# Why should the number of $\mathbb{F}_q$ points on degree $d$ curves $C\subset \mathbb{P}_{\mathbb{F}_q}^n$ decrease as $n$ increases?

This question concerns some counterintuitive results (to me at least) regarding the number of points on a projective curve over a finite field. Namely, if one fixes the degree of the curve, but increases the dimension of the ambient projective space, one can get tighter bounds on the number of $$\mathbb{F}_q$$ points on the curve, despite there being a larger number of $$\mathbb{F}_q$$ points in the ambient space. Let me make this more precise with two examples.

Let $$C\subset \mathbb{P}^n_{\mathbb{F}_q}$$ be a projective curve of degree $$d$$. Suppose $$C$$ is nondegenerate in the sense that it is not contained in any smaller projective space $$\mathbb{P}^k_{\mathbb{F}_q}$$, $$k.

Work of Homma (extending work of Homma and Kim) has shown $$\#C(\mathbb{F}_q)\leq (d-1)q+1,$$ with a single exception (up to isomorphism) over $$\mathbb{F}_4$$. This is the so called Sziklai bound, and is tight for $$n=2$$.

This bound is not tight for $$n>2$$; recently Beelen and Montanucci show that if $$C\subset \mathbb{P}^3_{\mathbb{F}_q}$$ is nondegenerate then in fact $$\#C(\mathbb{F}_q)\leq (d-2)q+1.$$ They further conjecture than if $$C\subset \mathbb{P}^n_{\mathbb{F}_q}$$, the general bound should be $$\#C(\mathbb{F}_q)\leq (d-n+1)q+1.$$

This is reminiscent of a phenomenon from work of Bucur and Kedlaya. For example: a random smooth curve in $$\mathbb{P}^2_{\mathbb{F}_q}$$ is expected to have $$q+1$$ points over $$\mathbb{F}_q$$ as its degree grows to infinity. A random complete intersection of two smooth degree $$d$$ surfaces in $$\mathbb{P}^3_{\mathbb{F}_q}$$ is expected to have $$q+1 - \frac{q^{-2}(1+q^{-1})}{1+q^{-2}-q^{-5}} < q+1$$ points over $$\mathbb{F}_q$$, again as $$d\to\infty$$.

These results are counterintuitive to me, as the number of points in the ambient projective space grows (exponentially) as $$n$$ does, so in particular it seems to me that it should be easier for curves to have $$\mathbb{F}_q$$ points when they are embedded in larger projective spaces. Does anyone have any intuition as to why the opposite should be true?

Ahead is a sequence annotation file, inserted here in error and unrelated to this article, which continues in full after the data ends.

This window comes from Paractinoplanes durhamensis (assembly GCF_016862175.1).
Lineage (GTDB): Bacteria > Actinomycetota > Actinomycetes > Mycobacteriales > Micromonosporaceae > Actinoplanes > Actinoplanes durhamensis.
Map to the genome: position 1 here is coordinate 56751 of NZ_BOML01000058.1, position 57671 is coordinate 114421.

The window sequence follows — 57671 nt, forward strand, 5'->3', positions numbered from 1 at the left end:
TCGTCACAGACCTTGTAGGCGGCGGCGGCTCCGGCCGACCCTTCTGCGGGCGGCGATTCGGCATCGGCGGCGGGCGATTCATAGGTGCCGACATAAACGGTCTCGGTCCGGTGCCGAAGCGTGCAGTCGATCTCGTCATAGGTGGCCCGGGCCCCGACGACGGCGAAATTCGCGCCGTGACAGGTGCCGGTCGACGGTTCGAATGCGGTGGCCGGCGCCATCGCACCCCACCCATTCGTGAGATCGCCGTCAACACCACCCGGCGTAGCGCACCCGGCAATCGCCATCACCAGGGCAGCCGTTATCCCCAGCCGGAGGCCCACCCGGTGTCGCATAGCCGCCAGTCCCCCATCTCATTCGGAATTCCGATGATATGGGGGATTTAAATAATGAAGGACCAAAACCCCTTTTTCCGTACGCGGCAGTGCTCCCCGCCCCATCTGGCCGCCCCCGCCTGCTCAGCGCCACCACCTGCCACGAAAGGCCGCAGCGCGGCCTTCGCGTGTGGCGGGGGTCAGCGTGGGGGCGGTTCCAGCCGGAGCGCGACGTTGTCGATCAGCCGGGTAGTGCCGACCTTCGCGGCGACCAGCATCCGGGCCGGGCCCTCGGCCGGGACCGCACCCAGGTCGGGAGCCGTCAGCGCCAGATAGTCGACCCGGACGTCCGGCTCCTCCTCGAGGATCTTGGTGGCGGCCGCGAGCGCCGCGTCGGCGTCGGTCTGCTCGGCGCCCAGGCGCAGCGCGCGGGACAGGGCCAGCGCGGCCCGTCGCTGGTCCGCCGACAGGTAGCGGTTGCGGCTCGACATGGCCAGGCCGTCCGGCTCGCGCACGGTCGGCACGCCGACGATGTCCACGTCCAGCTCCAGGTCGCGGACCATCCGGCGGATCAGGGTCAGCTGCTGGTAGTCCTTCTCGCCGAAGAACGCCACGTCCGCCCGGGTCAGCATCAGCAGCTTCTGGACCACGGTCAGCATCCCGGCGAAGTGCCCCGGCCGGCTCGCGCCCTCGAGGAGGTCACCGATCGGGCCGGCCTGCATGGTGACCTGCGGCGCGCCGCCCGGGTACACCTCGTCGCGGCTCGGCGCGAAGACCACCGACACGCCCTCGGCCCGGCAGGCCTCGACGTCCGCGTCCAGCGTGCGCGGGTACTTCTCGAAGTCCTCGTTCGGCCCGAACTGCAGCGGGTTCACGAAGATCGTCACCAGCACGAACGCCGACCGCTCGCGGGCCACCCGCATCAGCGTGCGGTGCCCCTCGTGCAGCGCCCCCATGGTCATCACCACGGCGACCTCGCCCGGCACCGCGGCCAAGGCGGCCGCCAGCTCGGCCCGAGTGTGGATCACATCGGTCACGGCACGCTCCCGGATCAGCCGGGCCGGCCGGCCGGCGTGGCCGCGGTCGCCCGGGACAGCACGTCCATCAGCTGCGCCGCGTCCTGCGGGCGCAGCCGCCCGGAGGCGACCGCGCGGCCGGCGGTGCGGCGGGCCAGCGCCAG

References:

Beelen and Montanucci: A bound for the number of points of space curves over finite fields

Bucur and Kedlaya: The probability that a complete intersection is smooth

• Intuitively, if you fix the degree and assume the curve is nondengerate in a projective space of some dimension, and then increase the dimension, I would assume that the genus of your curve decreases (this is related to the Castelnuovo bound). E.g., A cubic curve in $\Bbb{P}^2$? Elliptic curve. A cubic curve in $\Bbb{P}^3$? Twisted cubic. Of course, weird things happen over finite fields but if the field is large enough I think the intuition would hold.
– Eoin
Aug 17 '20 at 20:52

One way to get some intuition comes from looking at the (weaker) combinatorial bound. Suppose you had a nondegenerate curve $$C$$ in some projective space $$\mathbb P^n$$. Suppose that that $$L$$ is a subspace of codimension $$2$$ in $$\mathbb P$$ and that $$|C\cap L|=m$$. The higher the dimension $$n$$ gets, the higher value we are allowed to pick for $$m$$. Indeed we can always find at least $$n-1$$ points in $$C$$ that span a $$\mathbb P^{n-2}$$.
Bezout tells you that for any hyperplane $$H$$ that contains $$L$$, the number of points of $$C$$ that lie in $$H$$ and don't lie in $$L$$ is at most $$d-m$$. Since the number of such hyperplanes is $$q+1$$, independent of the dimension, we get $$|C|-m\le (q+1)(d-m)$$ or equivalently from rearranging terms $$|C|\le (d-m)q+d.$$ For $$m=n-1$$ this gives the bound $$|C|\le (d-n+1)q+d$$ for all nondegenerate curves $$C$$. Of course this is weaker than the conjecture and theorems that you mention in the post, but (1) it holds true for all curves including the one that violates the Sziklai bound (2) it already exhibits the phenomenon "bound gets tighter as $$n$$ goes up".
• @WillSawin I changed it to just say weaker. The papers above do some work to really refine this bound and settle the conjecture in dimensions $2,3$. So the problem gets harder the higher $n$ (and therefore $d$) gets, but that's where this bound starts getting worse. Aug 18 '20 at 17:58